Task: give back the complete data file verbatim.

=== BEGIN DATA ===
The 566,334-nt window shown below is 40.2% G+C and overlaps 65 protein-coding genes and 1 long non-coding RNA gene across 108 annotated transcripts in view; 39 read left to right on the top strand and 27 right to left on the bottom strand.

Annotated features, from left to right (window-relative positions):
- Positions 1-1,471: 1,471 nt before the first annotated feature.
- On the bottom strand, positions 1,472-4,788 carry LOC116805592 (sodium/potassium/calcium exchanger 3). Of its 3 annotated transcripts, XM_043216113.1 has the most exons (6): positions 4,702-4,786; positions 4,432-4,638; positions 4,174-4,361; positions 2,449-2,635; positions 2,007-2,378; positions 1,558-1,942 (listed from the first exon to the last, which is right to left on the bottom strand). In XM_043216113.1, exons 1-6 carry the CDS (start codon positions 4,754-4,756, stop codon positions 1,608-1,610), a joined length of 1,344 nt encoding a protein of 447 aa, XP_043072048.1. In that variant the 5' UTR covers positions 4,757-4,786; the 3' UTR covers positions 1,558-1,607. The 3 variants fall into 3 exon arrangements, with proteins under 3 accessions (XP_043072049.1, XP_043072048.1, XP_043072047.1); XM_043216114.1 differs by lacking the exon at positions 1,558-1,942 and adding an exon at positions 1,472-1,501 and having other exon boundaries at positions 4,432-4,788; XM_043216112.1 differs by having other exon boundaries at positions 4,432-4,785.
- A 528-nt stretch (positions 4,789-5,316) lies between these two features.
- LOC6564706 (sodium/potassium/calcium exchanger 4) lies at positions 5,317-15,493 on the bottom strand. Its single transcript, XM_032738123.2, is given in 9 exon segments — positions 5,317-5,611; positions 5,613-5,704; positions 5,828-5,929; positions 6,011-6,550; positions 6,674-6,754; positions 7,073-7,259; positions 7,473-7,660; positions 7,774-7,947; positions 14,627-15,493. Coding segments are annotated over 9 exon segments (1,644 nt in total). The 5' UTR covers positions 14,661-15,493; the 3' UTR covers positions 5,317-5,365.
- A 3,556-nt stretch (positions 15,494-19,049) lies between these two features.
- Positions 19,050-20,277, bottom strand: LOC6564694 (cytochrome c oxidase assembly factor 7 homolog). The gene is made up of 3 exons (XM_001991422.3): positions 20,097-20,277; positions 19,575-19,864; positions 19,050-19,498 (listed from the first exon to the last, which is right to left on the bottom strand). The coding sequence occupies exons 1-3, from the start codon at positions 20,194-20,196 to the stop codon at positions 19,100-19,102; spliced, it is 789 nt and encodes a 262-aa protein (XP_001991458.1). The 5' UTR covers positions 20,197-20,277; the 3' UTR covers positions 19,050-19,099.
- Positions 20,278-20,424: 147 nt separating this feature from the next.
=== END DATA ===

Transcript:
The 566,334-nt window shown below is 40.2% G+C and overlaps 65 protein-coding genes and 1 long non-coding RNA gene across 108 annotated transcripts in view; 39 read left to right on the top strand and 27 right to left on the bottom strand.

Annotated features, from left to right (window-relative positions):
- Positions 1-1,471: 1,471 nt before the first annotated feature.
- On the bottom strand, positions 1,472-4,788 carry LOC116805592 (sodium/potassium/calcium exchanger 3). Of its 3 annotated transcripts, XM_043216113.1 has the most exons (6): positions 4,702-4,786; positions 4,432-4,638; positions 4,174-4,361; positions 2,449-2,635; positions 2,007-2,378; positions 1,558-1,942 (listed from the first exon to the last, which is right to left on the bottom strand). In XM_043216113.1, exons 1-6 carry the CDS (start codon positions 4,754-4,756, stop codon positions 1,608-1,610), a joined length of 1,344 nt encoding a protein of 447 aa, XP_043072048.1. In that variant the 5' UTR covers positions 4,757-4,786; the 3' UTR covers positions 1,558-1,607. The 3 variants fall into 3 exon arrangements, with proteins under 3 accessions (XP_043072049.1, XP_043072048.1, XP_043072047.1); XM_043216114.1 differs by lacking the exon at positions 1,558-1,942 and adding an exon at positions 1,472-1,501 and having other exon boundaries at positions 4,432-4,788; XM_043216112.1 differs by having other exon boundaries at positions 4,432-4,785.
- A 528-nt stretch (positions 4,789-5,316) lies between these two features.
- LOC6564706 (sodium/potassium/calcium exchanger 4) lies at positions 5,317-15,493 on the bottom strand. Its single transcript, XM_032738123.2, is given in 9 exon segments — positions 5,317-5,611; positions 5,613-5,704; positions 5,828-5,929; positions 6,011-6,550; positions 6,674-6,754; positions 7,073-7,259; positions 7,473-7,660; positions 7,774-7,947; positions 14,627-15,493. Coding segments are annotated over 9 exon segments (1,644 nt in total). The 5' UTR covers positions 14,661-15,493; the 3' UTR covers positions 5,317-5,365.
- A 3,556-nt stretch (positions 15,494-19,049) lies between these two features.
- Positions 19,050-20,277, bottom strand: LOC6564694 (cytochrome c oxidase assembly factor 7 homolog). The gene is made up of 3 exons (XM_001991422.3): positions 20,097-20,277; positions 19,575-19,864; positions 19,050-19,498 (listed from the first exon to the last, which is right to left on the bottom strand). The coding sequence occupies exons 1-3, from the start codon at positions 20,194-20,196 to the stop codon at positions 19,100-19,102; spliced, it is 789 nt and encodes a 262-aa protein (XP_001991458.1). The 5' UTR covers positions 20,197-20,277; the 3' UTR covers positions 19,050-19,099.
- Positions 20,278-20,424: 147 nt separating this feature from the next.